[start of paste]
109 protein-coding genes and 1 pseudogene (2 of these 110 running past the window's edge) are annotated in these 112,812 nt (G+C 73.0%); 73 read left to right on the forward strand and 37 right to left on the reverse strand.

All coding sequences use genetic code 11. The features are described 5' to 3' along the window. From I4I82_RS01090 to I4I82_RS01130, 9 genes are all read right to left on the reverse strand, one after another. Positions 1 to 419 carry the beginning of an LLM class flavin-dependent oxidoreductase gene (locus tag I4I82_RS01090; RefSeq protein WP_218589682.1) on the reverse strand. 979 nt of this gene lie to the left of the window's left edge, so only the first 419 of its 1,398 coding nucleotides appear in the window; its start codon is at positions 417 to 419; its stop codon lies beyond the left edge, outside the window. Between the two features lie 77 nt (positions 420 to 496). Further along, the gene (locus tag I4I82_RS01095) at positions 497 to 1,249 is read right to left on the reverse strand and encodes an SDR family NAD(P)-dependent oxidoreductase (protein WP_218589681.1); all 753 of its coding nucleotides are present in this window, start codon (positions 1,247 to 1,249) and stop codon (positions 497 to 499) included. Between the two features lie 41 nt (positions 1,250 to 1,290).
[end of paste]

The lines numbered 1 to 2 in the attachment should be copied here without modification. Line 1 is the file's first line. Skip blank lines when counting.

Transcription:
109 protein-coding genes and 1 pseudogene (2 of these 110 running past the window's edge) are annotated in these 112,812 nt (G+C 73.0%); 73 read left to right on the forward strand and 37 right to left on the reverse strand.

All coding sequences use genetic code 11. The features are described 5' to 3' along the window. From I4I82_RS01090 to I4I82_RS01130, 9 genes are all read right to left on the reverse strand, one after another. Positions 1 to 419 carry the beginning of an LLM class flavin-dependent oxidoreductase gene (locus tag I4I82_RS01090; RefSeq protein WP_218589682.1) on the reverse strand. 979 nt of this gene lie to the left of the window's left edge, so only the first 419 of its 1,398 coding nucleotides appear in the window; its start codon is at positions 417 to 419; its stop codon lies beyond the left edge, outside the window. Between the two features lie 77 nt (positions 420 to 496). Further along, the gene (locus tag I4I82_RS01095) at positions 497 to 1,249 is read right to left on the reverse strand and encodes an SDR family NAD(P)-dependent oxidoreductase (protein WP_218589681.1); all 753 of its coding nucleotides are present in this window, start codon (positions 1,247 to 1,249) and stop codon (positions 497 to 499) included. Between the two features lie 41 nt (positions 1,250 to 1,290).